May 5, 2008
Like most everyone who uses Twitter, I seem to be totally unable to make non-users understand how it’s useful.
I’ve finally figured out that this is because Twitter is all about interests — once you follow (and are followed by) a base number of users who share your interests, you start to see the magic happen — you learn about new things that are important to you as they happen (because the people you are following are twittering about them), and you have people who can offer you advice and talk to you about the things that are important to you, because the people who are following you share your interests.
But when you first sign up for Twitter, it seems to be impossible to see how to get from point a (following one or two people, not being followed by anyone) to point b (having Twitter as a useful tool).
I’ve finally decided that there are five things new users have to do before Twitter becomes useful to them, and they can start to “get it”:
- Follow at least 50 people who share some of your interests.
Twitter is all about sharing interests. Search on keywords at Tweetscan to find people posting about things that interest you, and start following them.
- Get at least 50 followers who share some of your interests.
You get followers who share your interests by posting tweets related to your interest — even if nobody is paying attention at first. When you follow new people, many of them will check your recent tweets to see if you’re talking about things that interest them, and if you are, they are likely to follow you back.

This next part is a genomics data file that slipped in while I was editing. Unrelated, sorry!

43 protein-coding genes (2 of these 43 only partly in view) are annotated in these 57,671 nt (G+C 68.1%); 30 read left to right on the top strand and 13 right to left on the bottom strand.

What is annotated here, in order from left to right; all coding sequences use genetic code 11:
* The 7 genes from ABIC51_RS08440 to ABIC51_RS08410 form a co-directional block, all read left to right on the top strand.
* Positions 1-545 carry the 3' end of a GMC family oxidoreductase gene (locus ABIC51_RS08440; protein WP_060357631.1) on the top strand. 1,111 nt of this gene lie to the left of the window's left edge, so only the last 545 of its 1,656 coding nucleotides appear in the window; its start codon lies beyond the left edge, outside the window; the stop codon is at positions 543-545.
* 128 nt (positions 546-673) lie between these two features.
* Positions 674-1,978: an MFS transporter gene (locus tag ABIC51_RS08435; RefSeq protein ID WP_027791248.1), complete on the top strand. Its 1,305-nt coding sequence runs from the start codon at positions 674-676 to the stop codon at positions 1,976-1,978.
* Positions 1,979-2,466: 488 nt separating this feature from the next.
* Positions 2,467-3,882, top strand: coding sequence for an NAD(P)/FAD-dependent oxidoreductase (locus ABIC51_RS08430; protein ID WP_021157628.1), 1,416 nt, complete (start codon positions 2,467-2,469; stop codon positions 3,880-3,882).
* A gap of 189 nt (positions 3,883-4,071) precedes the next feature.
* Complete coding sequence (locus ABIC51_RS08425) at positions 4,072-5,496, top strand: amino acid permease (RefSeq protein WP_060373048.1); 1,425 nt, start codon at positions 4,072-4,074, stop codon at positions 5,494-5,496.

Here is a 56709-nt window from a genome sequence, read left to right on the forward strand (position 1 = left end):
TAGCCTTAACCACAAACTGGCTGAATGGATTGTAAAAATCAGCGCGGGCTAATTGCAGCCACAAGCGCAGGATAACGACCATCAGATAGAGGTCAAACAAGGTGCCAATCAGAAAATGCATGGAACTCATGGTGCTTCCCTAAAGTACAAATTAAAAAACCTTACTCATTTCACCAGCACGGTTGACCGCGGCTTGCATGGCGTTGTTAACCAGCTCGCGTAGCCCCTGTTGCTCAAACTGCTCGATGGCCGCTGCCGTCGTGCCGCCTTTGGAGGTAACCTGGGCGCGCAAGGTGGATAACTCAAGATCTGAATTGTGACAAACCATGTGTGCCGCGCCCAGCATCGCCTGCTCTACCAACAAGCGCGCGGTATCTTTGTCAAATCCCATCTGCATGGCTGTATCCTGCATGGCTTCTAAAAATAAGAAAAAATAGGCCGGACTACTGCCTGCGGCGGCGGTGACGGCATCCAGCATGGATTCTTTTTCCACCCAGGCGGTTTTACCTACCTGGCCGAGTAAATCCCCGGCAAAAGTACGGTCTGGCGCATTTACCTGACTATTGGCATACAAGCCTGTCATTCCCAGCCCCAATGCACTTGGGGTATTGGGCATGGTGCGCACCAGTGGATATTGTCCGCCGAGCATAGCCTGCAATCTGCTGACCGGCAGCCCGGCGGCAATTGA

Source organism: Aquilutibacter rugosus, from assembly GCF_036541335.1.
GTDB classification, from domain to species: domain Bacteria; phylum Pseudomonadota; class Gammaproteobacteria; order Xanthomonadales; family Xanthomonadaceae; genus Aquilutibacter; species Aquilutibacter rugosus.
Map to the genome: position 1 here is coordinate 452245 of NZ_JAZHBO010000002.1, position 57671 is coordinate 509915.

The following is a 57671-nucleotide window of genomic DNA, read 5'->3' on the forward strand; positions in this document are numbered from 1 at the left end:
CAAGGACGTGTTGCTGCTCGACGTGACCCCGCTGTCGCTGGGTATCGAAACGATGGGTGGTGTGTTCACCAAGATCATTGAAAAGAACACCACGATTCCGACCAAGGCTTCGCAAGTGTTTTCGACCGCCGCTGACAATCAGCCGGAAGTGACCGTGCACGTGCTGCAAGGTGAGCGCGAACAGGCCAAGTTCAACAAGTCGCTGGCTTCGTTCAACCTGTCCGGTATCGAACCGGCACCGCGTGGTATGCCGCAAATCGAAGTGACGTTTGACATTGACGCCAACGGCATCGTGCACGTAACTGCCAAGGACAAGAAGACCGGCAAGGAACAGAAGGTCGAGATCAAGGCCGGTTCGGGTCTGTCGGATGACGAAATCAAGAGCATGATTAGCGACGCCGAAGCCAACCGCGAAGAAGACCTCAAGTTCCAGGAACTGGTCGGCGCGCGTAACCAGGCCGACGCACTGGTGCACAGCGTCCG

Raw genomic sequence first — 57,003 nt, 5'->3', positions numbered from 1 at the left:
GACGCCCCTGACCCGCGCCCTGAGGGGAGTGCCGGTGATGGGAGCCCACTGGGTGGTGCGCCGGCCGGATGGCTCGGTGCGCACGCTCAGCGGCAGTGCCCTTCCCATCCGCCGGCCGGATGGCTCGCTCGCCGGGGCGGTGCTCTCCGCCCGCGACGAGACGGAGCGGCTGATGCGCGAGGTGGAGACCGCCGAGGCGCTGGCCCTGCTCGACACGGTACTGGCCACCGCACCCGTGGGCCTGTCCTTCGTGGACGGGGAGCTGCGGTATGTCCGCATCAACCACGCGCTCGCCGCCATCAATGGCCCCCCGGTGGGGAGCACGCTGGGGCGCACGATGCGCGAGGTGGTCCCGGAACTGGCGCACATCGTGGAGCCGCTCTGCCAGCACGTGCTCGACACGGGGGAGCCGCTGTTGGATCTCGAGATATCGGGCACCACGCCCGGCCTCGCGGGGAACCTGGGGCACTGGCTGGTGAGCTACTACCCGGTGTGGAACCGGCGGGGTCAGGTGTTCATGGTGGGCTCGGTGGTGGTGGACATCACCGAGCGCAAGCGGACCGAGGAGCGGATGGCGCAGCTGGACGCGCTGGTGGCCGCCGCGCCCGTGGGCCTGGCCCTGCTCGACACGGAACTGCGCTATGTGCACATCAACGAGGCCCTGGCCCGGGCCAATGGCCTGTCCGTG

- Reply to people you follow.
Even if the people you follow don’t follow you, they will receive replies that include @username (where username is their username). Don’t be a pest, but if you have something to contribute, or can answer a question, or even would like a clarification, post a reply. If you’re participating in the conversation, more people who share that interest will follow you.
- Tweet regularly.
Again, don’t be a pest, but do try to tweet at least a few times a day. Nobody will follow (and many will unfollow) users who haven’t tweeted in a month and a half.
- Use a desktop Twitter client.
It’s a lot easier to pay attention to your twitterstream (or ignore it when you need to) if you use a decent desktop application. Good clients will also make it a lot easier to reply, direct message, view your replies, post pictures, etc. I recommend Twhirl. It runs on Windows, Mac OS X and Linux, and provides lots of ways to make using Twitter easier.
Do you have any tips on how to make Twitter more useful? Share them with us in the comments!!
(And don’t forget to follow me!)